Crypto Facts: U.S. top crypto volume source, ransomware abuse persists

Craig Wright – Satoshi Nakamoto imposter or not – Judge not impressed

Two new crypto research studies were released last week, which reveal that the United States still leads the crypto world with respect to sourced exchange volumes and that 64% of the payments taken from victims of ransomware attacks rely on crypto addresses as their means of settlement.

Top Sources of Traffic to Crypto Exchanges Globally

Cointelegraph Japan released a report on May 31 that concludes that the United States, followed by Japan, is “the top source of traffic to cryptocurrency exchanges globally”. The top four countries in the study account for nearly 50% of the total volume collated, with the shares determined to be: United States 24.5%; Japan 10%; South Korea 6.5%, and Indonesia 4.5%.

The crypto industry has a major volume reporting issue in that a number of reports over the past year have confirmed that a great deal of cryptocurrency volume is “fake”, due to wash trading, bot trading, and other nefarious tactics. The study makes no attempt to delineate these reporting issues, nor does it attempt to record volumes from China. Crypto trading is banned in China, but investors have learned how to connect to exchanges via “Virtual Private Networks” or “VPN’s”. Unfortunately, the use of a VPN connection inadvertently records the transactions as emanating from another country.

One other interesting tidbit from the research was that there appears to be a correlation between crypto volume statistics and GDP economic data for the countries listed. Per the report: “Data shows poorer countries aren’t trading crypto as much as wealthier countries.”

Ransomware using cryptos for laundering purposes

Chainalysis, a crypto industry analytics firm that “provides blockchain analytics tools that enable firms, governments and law enforcement to monitor blockchain transactions and track suspected illicit activities”, released a new report that confirms that ransomware attacks continue to use cryptocurrencies to launder ill-gotten gains on more than a majority of occasions. The firm “claims that 64% of ransomware attackers launder their ill-gotten funds via crypto exchanges”.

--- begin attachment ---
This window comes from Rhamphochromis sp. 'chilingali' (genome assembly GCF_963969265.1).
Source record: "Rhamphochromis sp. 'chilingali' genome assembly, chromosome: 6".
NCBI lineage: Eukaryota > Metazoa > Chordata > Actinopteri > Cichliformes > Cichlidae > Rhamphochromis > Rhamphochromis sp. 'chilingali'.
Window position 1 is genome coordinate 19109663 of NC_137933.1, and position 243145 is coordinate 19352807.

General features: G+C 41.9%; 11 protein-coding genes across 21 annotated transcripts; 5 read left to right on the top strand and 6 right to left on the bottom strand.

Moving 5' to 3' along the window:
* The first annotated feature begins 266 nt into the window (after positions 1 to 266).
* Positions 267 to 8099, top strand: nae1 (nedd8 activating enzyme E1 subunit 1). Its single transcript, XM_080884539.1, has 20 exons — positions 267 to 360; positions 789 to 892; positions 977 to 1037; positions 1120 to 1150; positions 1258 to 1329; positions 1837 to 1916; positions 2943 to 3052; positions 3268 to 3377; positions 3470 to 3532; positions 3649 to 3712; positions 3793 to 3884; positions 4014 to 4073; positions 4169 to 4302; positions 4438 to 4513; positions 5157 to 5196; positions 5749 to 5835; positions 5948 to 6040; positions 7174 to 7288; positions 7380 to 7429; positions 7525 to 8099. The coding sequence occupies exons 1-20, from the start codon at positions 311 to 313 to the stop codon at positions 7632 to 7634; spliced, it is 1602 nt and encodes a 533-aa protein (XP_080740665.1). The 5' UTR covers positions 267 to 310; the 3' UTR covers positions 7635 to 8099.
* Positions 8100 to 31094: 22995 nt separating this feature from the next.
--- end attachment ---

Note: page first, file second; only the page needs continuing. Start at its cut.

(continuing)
Organizations have been particularly vulnerable to these ransomware attacks, where malware blocks access to sensitive data files. A ransom is demanded in order to provide a “decryptor key” that will release the files for access by the victim. Criminals use Bitcoin and other tokens, due to the anonymity provided by blockchain technology. Chainalysis conducted its research ostensibly by assembling known ransomware addresses and then following the trails from those addresses.

It also noted a slight change in the trend of this nefarious activity, in that the crooks now are focusing on larger targets, typically ones “with legally or politically sensitive data”, and demanding larger ransoms. In the past, Chainalysis has also released research about crypto exchange compromises. In this recent study, they noted that ransomware crooks do not go to the great extent that hackers do when moving their “loot” about. Hackers may “layer” their distributions with thousands of transactions. Ransomware crooks are far less robust in their “smash-and-grab” tactics.

Coveware, another research firm, revealed that Bitcoin is used 98% of the time to fund ransom demands. In line with the Chainalysis report, it also noted an increase in the size of ransom payment demanded. In just one quarter, the price tag has risen 89% from $6,733 at the end of the 2018 to $12,762 in the first quarter of this year.

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Crypto Facts: U.S. top crypto volume source, ransomware abuse persists

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